Career choice is often made with less deliberation than one would imagine. Certainly that’s true of initial career choice. Twenty somethings’ are very much swayed by the opinions of family, peers, and popular culture, and their career choices often reflect (I would say excessively) those influences.
A vitally important step in narrowing down a career path is to make an effort to filter out the “noise” of these outside influences. The book Roadmap (in my opinion the single best book dealing with career guidance) offers some useful exercises to help you do just that.
But if you want to avoid making the wrong choice, what exactly should you take into account? Strengths (e.g. “I’m a natural when it comes to technology”)? Likes (“I enjoy rap music, animals, travel, Pokemon Go, and gardening”)? Personality (I’m kind of shy and like to spend time by myself”)? Values (“I really want to help women in the third world achieve their potential”)? Passions (“I feel most alive when I’m defending the goal, or when I’m singing”)? Aspiration (“When I watch “Downtown Abby or “Entourage” I dream of being incredibly rich”)? Aptitudes (I always do better on verbal measurements than math”)? Interests “(I love to read about politics)? Expertise (“Friends always ask me for help when there’s something wrong with their computers”)? Heritage (“My grandfather was a doctor, as is my Dad – it’s kind of in my blood I guess”)? Spirituality (“I know I’ve been put on this earth for a reason, and I believe I can find the answer through prayer”)? Hero Worship (“The Jason Bourne movies make me want to work for the CIA”)?
Then there are more “diffuse” factors: such as being right, winning, or using one’s imagination. The process of “figuring out*” the right career path needs to be informed at least to some degree by ALL of the above.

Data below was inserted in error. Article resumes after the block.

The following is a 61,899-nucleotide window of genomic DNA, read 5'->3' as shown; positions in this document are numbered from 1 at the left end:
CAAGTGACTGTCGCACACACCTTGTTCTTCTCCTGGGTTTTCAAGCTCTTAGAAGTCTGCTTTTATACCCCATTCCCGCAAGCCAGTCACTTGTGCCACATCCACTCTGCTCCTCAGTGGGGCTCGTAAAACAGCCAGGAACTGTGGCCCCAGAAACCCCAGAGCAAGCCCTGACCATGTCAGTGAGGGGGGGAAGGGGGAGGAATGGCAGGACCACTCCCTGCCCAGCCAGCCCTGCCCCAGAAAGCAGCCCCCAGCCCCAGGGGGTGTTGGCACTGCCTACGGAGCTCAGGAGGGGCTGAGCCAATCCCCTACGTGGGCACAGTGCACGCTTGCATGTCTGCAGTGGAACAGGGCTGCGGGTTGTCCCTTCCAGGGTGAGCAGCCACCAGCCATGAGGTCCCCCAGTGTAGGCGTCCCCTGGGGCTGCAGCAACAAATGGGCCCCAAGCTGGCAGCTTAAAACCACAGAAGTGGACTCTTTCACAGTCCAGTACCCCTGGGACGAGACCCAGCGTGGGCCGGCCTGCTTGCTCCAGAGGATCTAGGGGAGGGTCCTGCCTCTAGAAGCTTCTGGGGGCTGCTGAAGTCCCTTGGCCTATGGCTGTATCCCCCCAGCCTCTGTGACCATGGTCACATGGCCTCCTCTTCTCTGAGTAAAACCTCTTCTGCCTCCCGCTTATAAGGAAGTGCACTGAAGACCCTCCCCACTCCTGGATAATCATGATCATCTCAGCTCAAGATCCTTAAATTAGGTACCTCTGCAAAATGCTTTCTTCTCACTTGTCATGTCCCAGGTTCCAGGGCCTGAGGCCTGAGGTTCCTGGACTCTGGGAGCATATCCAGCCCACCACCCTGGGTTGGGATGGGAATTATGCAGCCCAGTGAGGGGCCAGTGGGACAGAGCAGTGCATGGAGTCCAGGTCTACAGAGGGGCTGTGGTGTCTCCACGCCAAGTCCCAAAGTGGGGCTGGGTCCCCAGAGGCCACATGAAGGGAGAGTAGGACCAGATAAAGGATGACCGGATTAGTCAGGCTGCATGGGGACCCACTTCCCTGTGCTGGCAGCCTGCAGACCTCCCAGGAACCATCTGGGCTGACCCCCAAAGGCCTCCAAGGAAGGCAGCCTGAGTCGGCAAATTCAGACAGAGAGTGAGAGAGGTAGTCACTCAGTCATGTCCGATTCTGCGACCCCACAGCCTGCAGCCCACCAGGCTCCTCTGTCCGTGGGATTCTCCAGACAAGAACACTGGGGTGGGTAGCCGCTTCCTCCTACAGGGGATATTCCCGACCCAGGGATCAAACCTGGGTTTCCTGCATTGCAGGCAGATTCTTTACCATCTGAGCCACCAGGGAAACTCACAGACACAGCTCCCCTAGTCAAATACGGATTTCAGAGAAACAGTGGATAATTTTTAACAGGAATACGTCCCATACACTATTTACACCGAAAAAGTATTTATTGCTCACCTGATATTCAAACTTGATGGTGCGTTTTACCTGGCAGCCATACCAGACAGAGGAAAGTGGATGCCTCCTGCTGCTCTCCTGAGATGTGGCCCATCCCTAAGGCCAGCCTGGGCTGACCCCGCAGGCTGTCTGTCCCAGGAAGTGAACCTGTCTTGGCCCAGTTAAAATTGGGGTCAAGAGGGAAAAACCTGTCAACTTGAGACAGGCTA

Most career tests attempt to factor many of these elements into pointing you towards the best career. The problem is that they don’t do a very good job of factoring, and therefore of pointing. I can’t tell you how many people walk into my office with their Myers-Briggs or their StrengthsFinder reports only to acknowledge that the analyses don’t tell them anything they don’t already know, or fail to really ring true.
Good career counseling offers you the opportunity to explore in depth the factors that are most salient for you, something a career test simply cannot do. It also serves the invaluable purpose of eliminating paths that a “one-size-fits-all” career test can’t. A couple of examples: A test may assess you as being an ideal candidate to become a doctor, but suppose you faint at the sight of blood? Or you may appear to have a promising path forward in advertising, but you don’t like to live in big cities (where most advertising jobs are concentrated).
In fact there is room in your career planning for counseling and for testing, but please don’t make the mistake of relying solely on the latter.
* I asterisk the phrase “”figure out” because it’s a term that I feel is generally unhelpful. “Figuring out” is a mental process; career choice certainly involves mental processes but even more importantly it involves exploration and experimentation. Please see my blog post titled “Figuring Out a New Career.“